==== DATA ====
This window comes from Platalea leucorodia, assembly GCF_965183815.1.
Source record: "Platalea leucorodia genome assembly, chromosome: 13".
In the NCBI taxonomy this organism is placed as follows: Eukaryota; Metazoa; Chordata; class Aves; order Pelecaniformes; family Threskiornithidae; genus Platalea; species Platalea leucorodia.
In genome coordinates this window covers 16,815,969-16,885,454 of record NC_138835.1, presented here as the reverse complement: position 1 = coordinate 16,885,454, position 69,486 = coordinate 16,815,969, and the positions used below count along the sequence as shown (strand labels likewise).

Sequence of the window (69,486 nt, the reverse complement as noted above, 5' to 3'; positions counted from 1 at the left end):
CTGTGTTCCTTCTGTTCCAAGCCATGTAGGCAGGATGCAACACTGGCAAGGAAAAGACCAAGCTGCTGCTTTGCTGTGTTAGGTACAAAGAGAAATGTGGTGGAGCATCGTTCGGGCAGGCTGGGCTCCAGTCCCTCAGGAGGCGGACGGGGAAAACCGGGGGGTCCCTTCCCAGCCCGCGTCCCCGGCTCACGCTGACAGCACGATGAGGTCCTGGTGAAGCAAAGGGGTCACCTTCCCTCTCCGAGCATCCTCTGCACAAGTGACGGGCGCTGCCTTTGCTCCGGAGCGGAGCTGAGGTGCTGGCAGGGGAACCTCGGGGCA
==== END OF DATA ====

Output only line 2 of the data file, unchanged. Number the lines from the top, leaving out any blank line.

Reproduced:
Source record: "Platalea leucorodia genome assembly, chromosome: 13".